Category Archives: Drugged Driving

“Pot Breathalyzers” on the Horizon…

 As I’ve mentioned in past posts, there are a number of problems with trying to determine whether a driver is under the influence of marijuana.  See, for example, Marijuana-Impaired Driving: A Prosecutor’s Nightmare?, New Study: Minimal Driving Impairment From MarijuanaCalifornia Proposes New Law to Allow Roadside Marijuana Tests, Is a Marijuana Breathalyzer in the Offing?    Primary among these problems are:


1.  Marijuana cannot be detected or measured on a breath machine.  It can be measured with blood tests, but there is almost always a delay — often hours — in obtaining a blood sample.  Result:  due to continuing metabolism of marijuana in the body, the level at the time of testing may be significantly higher or lower than at the time of driving

2.  Unlike alcohol which dissipates after several hours, THC (the active ingredient in marijuana) can stay in a person’s system for days or even weeks after smoking or eating.  Even though they are no longer affecting the driver, they will be still detected and reported as marijuana in the blood.

3.  There are no recognized scientific studies establishing at what level of THC in the blood a person’s driving ability is impaired.


A solution to one of these problems would be the development of a breath machine which could accurately measure marijuana on the breath — particularly if this could be done quickly at the scene of the arrest.  But no such device exists….yet:


Marijuana Breathalyzers to Test California Pot Users for Pot Use

Los Angeles, CA.  Sept. 14 – An Oakland-based company has developed a marijuana breathalyzer for distribution across police stations in the U.S. to begin a nationwide test to see if they can monitor people operating motor vehicles while under the influence of pot, and drivers in California were among the first to be tested…

The marijuana breathalyzer – which had some help in development by the University of California’s chemistry department – is able to detect THC on people’s breath after they’ve consumed edible pot products as well as alcohol.

Hound Labs plans to roll their product out nationwide upon further testing to validate the technology’s results.

Until it’s perfected, police will have to continue relying on testing saliva, urine, and blood to measure marijuana in the system, which can show the presence of drugs days after the user is actually under the influence.

Some police have already shown their support for the breathalyzer, including Lompoc Police Chief Patrick Walsh, who says he plans on issuing the device to at least six of his departments over the next six months…


Ok, so maybe they will be able to detect and even measure the amount of THC in the blood from testing the breath.  But how does this solve the problem of inactive THC still remaining in the blood from smoking days or weeks earlier?  And what good is it to know the amount of THC in the breath if there is still no scientific evidence of the amount necessary to impair driving ability?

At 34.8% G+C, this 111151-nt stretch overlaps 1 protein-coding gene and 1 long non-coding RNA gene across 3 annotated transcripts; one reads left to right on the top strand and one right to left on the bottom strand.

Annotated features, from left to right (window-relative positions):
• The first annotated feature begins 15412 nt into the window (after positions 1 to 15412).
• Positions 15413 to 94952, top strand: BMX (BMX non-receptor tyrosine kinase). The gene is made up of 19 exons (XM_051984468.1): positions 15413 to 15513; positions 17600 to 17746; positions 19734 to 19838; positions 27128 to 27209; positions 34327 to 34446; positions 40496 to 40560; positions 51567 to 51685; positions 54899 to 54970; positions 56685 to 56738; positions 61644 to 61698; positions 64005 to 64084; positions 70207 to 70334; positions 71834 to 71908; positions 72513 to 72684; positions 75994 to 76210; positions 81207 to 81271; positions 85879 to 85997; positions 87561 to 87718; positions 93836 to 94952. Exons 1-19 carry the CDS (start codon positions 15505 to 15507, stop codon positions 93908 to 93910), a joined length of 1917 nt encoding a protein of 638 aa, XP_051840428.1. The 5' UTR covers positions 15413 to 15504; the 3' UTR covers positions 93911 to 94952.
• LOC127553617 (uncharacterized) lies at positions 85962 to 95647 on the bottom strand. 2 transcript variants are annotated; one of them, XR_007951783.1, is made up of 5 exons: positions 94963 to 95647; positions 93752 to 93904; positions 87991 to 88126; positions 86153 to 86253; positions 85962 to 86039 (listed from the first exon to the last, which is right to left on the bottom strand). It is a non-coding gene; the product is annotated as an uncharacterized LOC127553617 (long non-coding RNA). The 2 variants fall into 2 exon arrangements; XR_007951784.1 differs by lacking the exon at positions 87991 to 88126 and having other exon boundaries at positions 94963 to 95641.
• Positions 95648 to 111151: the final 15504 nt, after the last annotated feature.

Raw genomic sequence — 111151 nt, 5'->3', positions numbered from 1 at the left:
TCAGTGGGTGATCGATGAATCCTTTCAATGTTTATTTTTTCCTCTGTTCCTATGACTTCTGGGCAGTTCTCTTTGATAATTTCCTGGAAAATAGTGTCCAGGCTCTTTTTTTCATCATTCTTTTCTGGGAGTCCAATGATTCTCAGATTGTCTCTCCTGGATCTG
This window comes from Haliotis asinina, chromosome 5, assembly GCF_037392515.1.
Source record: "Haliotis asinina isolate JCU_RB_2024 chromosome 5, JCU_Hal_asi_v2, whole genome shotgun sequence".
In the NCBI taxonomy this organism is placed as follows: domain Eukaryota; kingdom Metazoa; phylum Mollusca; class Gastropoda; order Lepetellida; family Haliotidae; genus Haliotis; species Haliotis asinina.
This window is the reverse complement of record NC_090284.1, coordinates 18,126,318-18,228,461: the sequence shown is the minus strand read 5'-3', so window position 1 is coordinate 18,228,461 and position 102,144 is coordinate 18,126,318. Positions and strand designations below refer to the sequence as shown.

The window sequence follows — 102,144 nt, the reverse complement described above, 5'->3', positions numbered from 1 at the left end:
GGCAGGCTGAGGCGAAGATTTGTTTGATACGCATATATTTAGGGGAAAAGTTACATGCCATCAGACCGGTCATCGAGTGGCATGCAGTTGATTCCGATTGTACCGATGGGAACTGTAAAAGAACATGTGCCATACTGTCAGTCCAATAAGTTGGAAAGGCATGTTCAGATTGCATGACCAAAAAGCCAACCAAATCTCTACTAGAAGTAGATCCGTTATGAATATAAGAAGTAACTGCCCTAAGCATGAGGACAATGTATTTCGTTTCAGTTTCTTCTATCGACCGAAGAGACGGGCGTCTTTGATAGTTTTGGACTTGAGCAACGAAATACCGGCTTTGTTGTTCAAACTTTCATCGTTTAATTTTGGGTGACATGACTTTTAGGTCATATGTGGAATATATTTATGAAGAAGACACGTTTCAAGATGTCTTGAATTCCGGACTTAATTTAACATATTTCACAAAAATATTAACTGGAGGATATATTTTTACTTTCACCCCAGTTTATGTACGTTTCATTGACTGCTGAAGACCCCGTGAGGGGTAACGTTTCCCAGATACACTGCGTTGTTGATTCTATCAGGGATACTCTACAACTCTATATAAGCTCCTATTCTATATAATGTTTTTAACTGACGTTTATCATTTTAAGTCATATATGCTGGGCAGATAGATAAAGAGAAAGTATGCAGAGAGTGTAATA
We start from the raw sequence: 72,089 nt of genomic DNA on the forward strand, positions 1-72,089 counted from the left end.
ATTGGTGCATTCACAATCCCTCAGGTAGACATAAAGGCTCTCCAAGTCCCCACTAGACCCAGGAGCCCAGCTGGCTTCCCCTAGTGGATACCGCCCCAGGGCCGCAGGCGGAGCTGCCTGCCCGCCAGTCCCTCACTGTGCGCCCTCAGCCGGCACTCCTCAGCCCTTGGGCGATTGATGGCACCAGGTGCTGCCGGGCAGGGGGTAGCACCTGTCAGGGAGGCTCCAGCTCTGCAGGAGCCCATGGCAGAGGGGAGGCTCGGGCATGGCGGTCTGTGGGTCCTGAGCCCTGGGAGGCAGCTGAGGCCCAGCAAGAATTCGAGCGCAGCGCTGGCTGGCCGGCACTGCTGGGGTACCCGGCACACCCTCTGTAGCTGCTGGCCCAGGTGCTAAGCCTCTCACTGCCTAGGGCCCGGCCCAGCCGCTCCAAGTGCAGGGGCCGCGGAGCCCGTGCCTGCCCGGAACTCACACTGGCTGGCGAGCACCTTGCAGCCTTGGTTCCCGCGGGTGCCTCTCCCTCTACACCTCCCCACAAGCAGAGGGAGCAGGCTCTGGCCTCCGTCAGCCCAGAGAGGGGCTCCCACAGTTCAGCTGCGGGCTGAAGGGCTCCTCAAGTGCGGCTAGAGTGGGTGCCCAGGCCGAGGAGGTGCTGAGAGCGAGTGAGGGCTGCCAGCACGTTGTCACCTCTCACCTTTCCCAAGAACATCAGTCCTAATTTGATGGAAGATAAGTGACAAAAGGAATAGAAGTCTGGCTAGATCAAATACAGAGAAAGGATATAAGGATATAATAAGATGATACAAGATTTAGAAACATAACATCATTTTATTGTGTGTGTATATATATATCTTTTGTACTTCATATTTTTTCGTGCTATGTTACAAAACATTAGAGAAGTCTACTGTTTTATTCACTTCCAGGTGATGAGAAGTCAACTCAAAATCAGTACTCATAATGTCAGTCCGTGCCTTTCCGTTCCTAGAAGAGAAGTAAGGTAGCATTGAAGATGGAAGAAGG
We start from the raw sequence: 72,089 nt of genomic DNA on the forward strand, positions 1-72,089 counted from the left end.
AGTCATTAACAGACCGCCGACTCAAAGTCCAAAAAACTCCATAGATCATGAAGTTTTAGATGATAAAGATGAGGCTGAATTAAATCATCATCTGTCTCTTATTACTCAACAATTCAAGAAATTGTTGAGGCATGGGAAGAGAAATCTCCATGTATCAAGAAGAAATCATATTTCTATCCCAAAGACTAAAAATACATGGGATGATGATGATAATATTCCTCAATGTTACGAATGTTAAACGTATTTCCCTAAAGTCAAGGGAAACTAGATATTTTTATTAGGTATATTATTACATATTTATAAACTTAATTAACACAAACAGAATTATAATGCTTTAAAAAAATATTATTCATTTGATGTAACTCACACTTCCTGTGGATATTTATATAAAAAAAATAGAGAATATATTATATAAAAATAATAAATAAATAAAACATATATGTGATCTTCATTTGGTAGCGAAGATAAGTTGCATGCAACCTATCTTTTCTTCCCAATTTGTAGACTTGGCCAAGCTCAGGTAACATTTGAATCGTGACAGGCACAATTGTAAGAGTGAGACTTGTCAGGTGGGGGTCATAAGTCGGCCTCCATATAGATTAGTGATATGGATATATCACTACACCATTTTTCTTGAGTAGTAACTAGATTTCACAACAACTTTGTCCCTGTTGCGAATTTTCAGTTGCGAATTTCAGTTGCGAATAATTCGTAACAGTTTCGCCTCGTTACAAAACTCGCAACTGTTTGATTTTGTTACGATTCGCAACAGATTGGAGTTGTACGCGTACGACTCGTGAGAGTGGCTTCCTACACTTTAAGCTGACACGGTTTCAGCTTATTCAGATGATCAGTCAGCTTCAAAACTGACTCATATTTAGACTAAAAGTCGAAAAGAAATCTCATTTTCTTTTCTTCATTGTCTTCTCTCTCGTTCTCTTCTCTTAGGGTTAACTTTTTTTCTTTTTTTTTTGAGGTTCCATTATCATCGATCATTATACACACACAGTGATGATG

Roadside Marijuana DUI Test

In April of 2015 I wrote about Assembly Bill 1356, written by Assemblyman Tom Lackey from Palmdale, California, which would have allowed law enforcement to use a device similar to a breathalyzer that could detect the presence of marijuana and a number of other drugs in a driver’s system.

That bill however, failed to pass the Assembly Public Safety Committee the following May because of reliability concerns.

However, with the passing of Proposition 64 which allowed the use of recreational marijuana in California, Lackey who is a former sergeant with the California Highway Patrol, has introduced a new bill similar to that of the failed AB1356.

The newly proposed Assembly Bill 6 would allow tests using saliva samples taken from drivers suspected of driving under the influence. The test would let the officer know whether a driver has recently used a number of drugs including marijuana.

“The ballot initiative passed this year to legalize marijuana will result in more marijuana consumers on our state’s highways and roads,” Lackey said in a statement. “It is imperative that we invest in a broad spectrum of technologies and research to best identify marijuana-impaired drivers.”

The measure is supported by Chief Ken Corney, president of the California Police Chiefs Assn.

“Our federal partners have demonstrated the efficacy of oral fluid testing, and we look forward to utilizing the technology at a state level,” Corney said in a statement.

While the current devices referred to by Corney tests for the presence of drugs, it does not test for drug  quantity nor impairment of the driver.

There is an established correlation between blood alcohol content, specifically the legal limit of 0.08 percent, and alcohol impairment. Unlike alcohol, however, there is no such correlation between the presence of drugs and impairment. In other words, a person can have traces of drug in their system without being impaired by that drug.

Marijuana, for example, can stay in a person’s system for weeks following the smoking or ingesting of the marijuana and well after the person was intoxicated or stoned. The purpose of DUI laws is to prevent impaired driving, not to punish sober and unintoxicated people merely because they ingested drugs at some point in the past.